The world’s first central bank digital currencies (CBDCs) outside mainland China will start arriving in 2022. Indeed, a couple, like the Bahamas sand dollar and the Nigerian eNaira, have already arrived. And people should have appropriate expectations, because these early CBDC pilots are going to disappoint central bankers, blockchain enthusiasts and, most likely, end users as well.
While CBDCs are pitched as a kind of safer, government-backed alternative to fiat currency stablecoins, they are not going to arrive in any form that looks remotely familiar to existing stablecoin users. To start with, they are unlikely to arrive on a public blockchain. That means you won’t be able to exchange your eNaira for a CryptoPunk or park it in a deposit contract on-chain to earn interest.
Paul Brody is EY's global blockchain leader and a CoinDesk columnist. This was a guest article excerpted from The Node, CoinDesk's daily roundup of the most pivotal stories in blockchain and crypto news. You can subscribe to get the full newsletter here.
Indeed, early CBDCs will not be programmable in any way. It will not be possible to use them in smart contracts as part of any decentralized finance (DeFi) ecosystem. Central bankers, wary of the big systemic technical risks that could come from a programming flaw in a national currency, are unlikely to enable Ethereum-style complex smart contracts.
Without programmability or access to a public blockchain, existing stablecoin users are unlikely to be won over or to see the value proposition at all. But CBDCs could still be attractive, if they manage to solve interoperability issues between countries’ financial systems.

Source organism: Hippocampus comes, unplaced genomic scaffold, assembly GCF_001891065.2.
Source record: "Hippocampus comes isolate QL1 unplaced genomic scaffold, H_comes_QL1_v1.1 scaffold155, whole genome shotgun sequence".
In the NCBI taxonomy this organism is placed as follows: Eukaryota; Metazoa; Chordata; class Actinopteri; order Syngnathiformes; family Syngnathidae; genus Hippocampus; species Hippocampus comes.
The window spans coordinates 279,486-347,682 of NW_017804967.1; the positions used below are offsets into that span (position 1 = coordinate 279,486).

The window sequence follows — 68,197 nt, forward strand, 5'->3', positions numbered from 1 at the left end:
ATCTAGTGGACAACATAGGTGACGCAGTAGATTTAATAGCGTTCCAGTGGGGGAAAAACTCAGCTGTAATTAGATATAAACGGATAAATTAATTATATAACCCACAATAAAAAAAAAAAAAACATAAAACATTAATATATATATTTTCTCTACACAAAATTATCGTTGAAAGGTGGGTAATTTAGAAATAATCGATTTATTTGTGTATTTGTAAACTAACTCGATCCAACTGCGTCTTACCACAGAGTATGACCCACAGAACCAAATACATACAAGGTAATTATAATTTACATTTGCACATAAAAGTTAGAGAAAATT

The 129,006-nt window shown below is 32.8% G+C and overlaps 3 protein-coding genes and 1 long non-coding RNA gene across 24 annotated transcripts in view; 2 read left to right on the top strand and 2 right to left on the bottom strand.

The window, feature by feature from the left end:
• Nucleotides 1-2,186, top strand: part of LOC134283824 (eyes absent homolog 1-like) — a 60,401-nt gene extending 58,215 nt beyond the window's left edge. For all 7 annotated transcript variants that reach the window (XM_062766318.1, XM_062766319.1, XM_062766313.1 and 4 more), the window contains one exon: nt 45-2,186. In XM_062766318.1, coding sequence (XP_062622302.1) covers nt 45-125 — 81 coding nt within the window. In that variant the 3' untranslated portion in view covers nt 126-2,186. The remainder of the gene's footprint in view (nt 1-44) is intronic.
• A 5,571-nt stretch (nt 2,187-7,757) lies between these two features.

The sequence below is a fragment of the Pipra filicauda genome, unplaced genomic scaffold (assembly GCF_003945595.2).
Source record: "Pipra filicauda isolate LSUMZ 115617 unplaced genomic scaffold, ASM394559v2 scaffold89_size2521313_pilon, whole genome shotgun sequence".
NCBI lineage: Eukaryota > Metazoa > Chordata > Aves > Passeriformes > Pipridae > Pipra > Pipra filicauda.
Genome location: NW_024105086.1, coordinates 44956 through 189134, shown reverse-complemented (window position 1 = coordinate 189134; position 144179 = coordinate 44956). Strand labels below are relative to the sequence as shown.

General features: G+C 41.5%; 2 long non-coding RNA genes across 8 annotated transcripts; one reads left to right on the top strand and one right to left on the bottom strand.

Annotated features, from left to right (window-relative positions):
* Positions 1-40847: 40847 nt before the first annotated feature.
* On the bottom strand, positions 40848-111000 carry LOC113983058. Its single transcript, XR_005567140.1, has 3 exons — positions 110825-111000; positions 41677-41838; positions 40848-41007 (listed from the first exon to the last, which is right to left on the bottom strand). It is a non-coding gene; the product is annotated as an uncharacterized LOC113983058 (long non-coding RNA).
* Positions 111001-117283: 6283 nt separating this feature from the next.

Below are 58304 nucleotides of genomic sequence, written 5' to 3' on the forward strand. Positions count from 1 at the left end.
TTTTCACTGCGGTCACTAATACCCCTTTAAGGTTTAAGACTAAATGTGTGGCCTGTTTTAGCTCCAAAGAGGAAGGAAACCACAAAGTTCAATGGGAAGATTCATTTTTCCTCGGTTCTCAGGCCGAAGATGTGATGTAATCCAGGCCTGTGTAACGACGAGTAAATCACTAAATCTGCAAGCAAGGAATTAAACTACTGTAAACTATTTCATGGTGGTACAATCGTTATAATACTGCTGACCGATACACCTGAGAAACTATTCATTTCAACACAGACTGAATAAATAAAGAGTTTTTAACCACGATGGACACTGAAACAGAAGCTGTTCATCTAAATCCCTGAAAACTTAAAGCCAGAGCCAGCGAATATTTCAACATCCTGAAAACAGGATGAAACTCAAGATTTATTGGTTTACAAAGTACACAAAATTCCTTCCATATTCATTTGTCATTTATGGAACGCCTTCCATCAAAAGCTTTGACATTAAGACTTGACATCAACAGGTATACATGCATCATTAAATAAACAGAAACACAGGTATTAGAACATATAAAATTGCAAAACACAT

Non-blockchain-using consumers are also likely to be disappointed in many cases. In designing CBDCs, central banks are struggling to balance the convenience of cash, pledges to respect end-user privacy and a strong desire to limit money laundering and criminal activity. Central banks are already discovering how difficult balancing these requirements is likely to be. Nigeria’s eNaira system, for example, requires you have an existing bank account in order to open an account.
Going through the existing banking system takes care of know-your-customer (KYC) rules enforced by global regulators.
Nigeria’s solution is fast and elegant, but has limitations. Specifically, transactions can be tracked (though that’s not necessarily the case), and because it requires an existing bank account, the currency does nothing to “bank the unbanked.”
Similar limitations will likely affect all CBDC prototypes and will have to be addressed to scale these systems or make them attractive alternatives to stablecoins or other quasi-banking apparatuses.
At the consumer level, CBDC experiments in 2022 will offer functionality comparable with familiar consumer payment services – only run directly by the central bank. However, as central banks are not historically known for their consumer services, this may not produce the most compelling user experience. That’s me being understated and diplomatic.
See also: Universal Stablecoins, the End of Cash and CBDCs | Opinion
A lack of polished user interfaces or sophisticated KYC tools (necessary in consumer banking) would not be an issue at the wholesale level. But wholesale CBDCs face numerous competitors. There are already real-time payment systems in the world, and so if a CBDC isn’t programmable, the functionality and value proposition is the same as established payment rails.
There is one final opportunity for CBDCs to make significant progress: tying together various national payment systems. While a very large number of countries have already deployed in-country real-time payments, there is no comparable cross-border system. The largest cross-border payment network is estimated to settle more than $400 billion in daily transfers between member banks.
So far, there is no one central bank that has a natural claim to facilitate transfers between countries. This market is up for grabs and could be completely transformed if CBDCs become widely deployed and interoperable. For that to happen, however, there has to be CBDCs deployed at scale in multiple countries.
The views reflected in this article are my own and do not necessarily reflect the views of the global EY organization or its member firms.